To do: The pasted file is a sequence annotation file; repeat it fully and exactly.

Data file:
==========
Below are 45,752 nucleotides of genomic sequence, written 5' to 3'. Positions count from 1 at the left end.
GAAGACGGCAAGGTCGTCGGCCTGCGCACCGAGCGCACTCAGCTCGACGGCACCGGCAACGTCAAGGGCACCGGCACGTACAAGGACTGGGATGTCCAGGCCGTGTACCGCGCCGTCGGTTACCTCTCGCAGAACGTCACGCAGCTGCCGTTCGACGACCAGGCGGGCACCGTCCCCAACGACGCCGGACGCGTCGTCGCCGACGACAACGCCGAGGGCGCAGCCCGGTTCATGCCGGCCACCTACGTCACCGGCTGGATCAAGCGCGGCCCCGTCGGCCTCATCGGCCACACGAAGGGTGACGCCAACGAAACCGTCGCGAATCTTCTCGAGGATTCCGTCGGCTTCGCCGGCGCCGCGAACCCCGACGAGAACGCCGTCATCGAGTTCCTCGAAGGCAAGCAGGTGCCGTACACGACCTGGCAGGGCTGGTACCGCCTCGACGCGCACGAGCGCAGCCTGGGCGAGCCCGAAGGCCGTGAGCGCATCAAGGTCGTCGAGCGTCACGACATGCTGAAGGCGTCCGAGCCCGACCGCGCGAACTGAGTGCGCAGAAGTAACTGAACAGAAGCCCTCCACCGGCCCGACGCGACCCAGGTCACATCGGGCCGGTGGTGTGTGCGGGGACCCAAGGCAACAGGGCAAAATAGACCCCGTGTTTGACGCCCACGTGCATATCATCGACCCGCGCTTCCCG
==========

Below are 45,752 nucleotides of genomic sequence, written 5' to 3'. Positions count from 1 at the left end.
GAAGACGGCAAGGTCGTCGGCCTGCGCACCGAGCGCACTCAGCTCGACGGCACCGGCAACGTCAAGGGCACCGGCACGTACAAGGACTGGGATGTCCAGGCCGTGTACCGCGCCGTCGGTTACCTCTCGCAGAACGTCACGCAGCTGCCGTTCGACGACCAGGCGGGCACCGTCCCCAACGACGCCGGACGCGTCGTCGCCGACGACAACGCCGAGGGCGCAGCCCGGTTCATGCCGGCCACCTACGTCACCGGCTGGATCAAGCGCGGCCCCGTCGGCCTCATCGGCCACACGAAGGGTGACGCCAACGAAACCGTCGCGAATCTTCTCGAGGATTCCGTCGGCTTCGCCGGCGCCGCGAACCCCGACGAGAACGCCGTCATCGAGTTCCTCGAAGGCAAGCAGGTGCCGTACACGACCTGGCAGGGCTGGTACCGCCTCGACGCGCACGAGCGCAGCCTGGGCGAGCCCGAAGGCCGTGAGCGCATCAAGGTCGTCGAGCGTCACGACATGCTGAAGGCGTCCGAGCCCGACCGCGCGAACTGAGTGCGCAGAAGTAACTGAACAGAAGCCCTCCACCGGCCCGACGCGACCCAGGTCACATCGGGCCGGTGGTGTGTGCGGGGACCCAAGGCAACAGGGCAAAATAGACCCCGTGTTTGACGCCCACGTGCATATCATCGACCCGCGCTTCCCG